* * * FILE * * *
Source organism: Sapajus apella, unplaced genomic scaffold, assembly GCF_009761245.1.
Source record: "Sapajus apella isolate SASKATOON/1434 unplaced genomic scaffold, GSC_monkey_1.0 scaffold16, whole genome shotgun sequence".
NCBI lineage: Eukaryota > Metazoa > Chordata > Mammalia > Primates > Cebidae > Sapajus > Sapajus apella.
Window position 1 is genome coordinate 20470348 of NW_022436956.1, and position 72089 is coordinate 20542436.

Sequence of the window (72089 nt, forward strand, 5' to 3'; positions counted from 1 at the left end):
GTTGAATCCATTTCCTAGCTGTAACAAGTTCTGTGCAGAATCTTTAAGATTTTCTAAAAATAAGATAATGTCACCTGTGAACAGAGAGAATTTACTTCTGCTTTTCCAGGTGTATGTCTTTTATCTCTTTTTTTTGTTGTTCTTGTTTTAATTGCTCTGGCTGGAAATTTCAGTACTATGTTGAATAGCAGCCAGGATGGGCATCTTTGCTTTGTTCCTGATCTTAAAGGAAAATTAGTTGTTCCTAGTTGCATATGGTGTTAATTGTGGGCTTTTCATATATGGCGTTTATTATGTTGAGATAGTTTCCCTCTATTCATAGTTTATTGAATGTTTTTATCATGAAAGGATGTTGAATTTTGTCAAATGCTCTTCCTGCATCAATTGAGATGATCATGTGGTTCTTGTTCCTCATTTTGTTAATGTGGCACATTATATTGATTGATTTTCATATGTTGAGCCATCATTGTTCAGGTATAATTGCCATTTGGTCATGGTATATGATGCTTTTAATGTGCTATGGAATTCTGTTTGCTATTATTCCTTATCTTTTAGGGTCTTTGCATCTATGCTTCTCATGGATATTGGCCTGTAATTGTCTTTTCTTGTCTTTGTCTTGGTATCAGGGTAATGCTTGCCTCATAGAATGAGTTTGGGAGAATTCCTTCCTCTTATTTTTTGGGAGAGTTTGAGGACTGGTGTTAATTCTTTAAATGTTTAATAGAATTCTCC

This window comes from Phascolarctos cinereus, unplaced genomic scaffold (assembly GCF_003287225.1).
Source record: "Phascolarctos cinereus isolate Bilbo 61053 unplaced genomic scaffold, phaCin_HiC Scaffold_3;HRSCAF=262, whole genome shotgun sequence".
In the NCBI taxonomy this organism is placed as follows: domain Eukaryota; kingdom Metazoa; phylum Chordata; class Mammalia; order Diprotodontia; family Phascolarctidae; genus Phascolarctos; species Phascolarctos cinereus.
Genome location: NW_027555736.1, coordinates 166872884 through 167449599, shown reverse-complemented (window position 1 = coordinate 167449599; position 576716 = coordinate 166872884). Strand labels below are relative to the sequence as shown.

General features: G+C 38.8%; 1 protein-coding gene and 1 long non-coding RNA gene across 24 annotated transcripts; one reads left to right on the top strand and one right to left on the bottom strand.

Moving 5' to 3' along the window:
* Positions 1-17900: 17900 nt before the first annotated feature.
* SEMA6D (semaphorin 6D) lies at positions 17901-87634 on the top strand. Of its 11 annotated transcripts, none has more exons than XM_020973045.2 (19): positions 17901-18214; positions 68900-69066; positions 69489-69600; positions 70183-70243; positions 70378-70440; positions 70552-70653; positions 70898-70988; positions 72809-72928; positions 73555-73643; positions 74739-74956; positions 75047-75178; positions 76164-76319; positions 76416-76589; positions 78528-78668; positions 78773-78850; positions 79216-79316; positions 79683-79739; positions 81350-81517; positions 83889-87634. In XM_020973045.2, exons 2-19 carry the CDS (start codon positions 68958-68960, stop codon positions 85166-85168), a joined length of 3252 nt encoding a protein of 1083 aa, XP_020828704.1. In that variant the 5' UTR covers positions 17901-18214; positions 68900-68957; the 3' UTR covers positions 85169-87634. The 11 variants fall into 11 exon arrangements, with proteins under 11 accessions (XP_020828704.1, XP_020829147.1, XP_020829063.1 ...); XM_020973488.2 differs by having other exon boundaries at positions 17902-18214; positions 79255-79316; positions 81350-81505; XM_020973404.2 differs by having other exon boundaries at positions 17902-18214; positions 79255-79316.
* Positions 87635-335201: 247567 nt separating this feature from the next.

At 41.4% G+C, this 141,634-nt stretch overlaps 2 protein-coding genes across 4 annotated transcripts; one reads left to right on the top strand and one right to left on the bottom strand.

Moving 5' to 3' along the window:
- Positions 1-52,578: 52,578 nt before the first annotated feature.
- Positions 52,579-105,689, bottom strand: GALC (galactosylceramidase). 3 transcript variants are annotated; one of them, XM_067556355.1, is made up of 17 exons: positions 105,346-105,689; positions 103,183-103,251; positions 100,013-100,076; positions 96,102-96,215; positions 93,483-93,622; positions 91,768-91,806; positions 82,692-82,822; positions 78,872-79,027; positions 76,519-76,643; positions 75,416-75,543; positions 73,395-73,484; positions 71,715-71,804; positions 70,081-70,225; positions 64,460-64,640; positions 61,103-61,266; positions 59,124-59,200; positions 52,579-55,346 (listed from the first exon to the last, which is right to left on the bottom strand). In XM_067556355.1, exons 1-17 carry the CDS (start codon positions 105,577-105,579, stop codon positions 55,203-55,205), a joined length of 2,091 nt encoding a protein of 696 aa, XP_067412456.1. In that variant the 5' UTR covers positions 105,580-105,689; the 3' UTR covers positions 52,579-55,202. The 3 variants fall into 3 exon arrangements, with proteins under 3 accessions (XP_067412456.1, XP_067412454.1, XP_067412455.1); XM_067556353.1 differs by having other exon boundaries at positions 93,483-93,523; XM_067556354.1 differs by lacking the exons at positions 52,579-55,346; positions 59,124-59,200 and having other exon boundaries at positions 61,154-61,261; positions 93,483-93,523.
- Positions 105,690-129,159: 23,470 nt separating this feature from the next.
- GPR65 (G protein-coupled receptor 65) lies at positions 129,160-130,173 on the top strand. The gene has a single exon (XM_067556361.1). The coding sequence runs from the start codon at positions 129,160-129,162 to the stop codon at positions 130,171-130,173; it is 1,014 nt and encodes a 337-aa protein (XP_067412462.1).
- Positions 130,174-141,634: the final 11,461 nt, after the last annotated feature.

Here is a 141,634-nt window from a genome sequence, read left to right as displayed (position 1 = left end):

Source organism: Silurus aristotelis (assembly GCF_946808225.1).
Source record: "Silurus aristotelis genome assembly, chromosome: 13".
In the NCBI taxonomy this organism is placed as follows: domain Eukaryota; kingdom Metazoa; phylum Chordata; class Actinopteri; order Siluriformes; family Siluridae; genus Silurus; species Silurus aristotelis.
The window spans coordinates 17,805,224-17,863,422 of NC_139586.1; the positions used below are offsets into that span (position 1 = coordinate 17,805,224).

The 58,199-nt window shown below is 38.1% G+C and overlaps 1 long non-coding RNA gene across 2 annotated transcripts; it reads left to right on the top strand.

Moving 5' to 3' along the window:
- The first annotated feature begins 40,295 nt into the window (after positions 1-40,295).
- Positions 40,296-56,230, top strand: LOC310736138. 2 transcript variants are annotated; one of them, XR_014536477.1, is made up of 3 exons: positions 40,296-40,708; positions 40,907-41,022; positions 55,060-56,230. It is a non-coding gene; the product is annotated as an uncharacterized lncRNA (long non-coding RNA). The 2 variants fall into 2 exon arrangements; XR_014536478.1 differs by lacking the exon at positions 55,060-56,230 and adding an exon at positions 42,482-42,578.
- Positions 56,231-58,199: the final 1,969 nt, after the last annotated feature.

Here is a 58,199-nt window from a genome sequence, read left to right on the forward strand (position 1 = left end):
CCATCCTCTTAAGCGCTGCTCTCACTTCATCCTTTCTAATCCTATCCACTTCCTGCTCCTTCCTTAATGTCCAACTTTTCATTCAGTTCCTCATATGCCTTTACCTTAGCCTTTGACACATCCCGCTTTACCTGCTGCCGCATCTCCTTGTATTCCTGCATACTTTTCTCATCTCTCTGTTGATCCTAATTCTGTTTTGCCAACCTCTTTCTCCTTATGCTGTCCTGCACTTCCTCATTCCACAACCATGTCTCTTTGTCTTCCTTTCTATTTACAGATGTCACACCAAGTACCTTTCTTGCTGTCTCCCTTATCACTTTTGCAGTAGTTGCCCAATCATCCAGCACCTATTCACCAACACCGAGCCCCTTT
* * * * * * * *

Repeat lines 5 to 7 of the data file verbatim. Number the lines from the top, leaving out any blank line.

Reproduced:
Sequence of the window (72089 nt, forward strand, 5' to 3'; positions counted from 1 at the left end):
GTTGAATCCATTTCCTAGCTGTAACAAGTTCTGTGCAGAATCTTTAAGATTTTCTAAAAATAAGATAATGTCACCTGTGAACAGAGAGAATTTACTTCTGCTTTTCCAGGTGTATGTCTTTTATCTCTTTTTTTTGTTGTTCTTGTTTTAATTGCTCTGGCTGGAAATTTCAGTACTATGTTGAATAGCAGCCAGGATGGGCATCTTTGCTTTGTTCCTGATCTTAAAGGAAAATTAGTTGTTCCTAGTTGCATATGGTGTTAATTGTGGGCTTTTCATATATGGCGTTTATTATGTTGAGATAGTTTCCCTCTATTCATAGTTTATTGAATGTTTTTATCATGAAAGGATGTTGAATTTTGTCAAATGCTCTTCCTGCATCAATTGAGATGATCATGTGGTTCTTGTTCCTCATTTTGTTAATGTGGCACATTATATTGATTGATTTTCATATGTTGAGCCATCATTGTTCAGGTATAATTGCCATTTGGTCATGGTATATGATGCTTTTAATGTGCTATGGAATTCTGTTTGCTATTATTCCTTATCTTTTAGGGTCTTTGCATCTATGCTTCTCATGGATATTGGCCTGTAATTGTCTTTTCTTGTCTTTGTCTTGGTATCAGGGTAATGCTTGCCTCATAGAATGAGTTTGGGAGAATTCCTTCCTCTTATTTTTTGGGAGAGTTTGAGGACTGGTGTTAATTCTTTAAATGTTTAATAGAATTCTCC

This window comes from Phascolarctos cinereus, unplaced genomic scaffold (assembly GCF_003287225.1).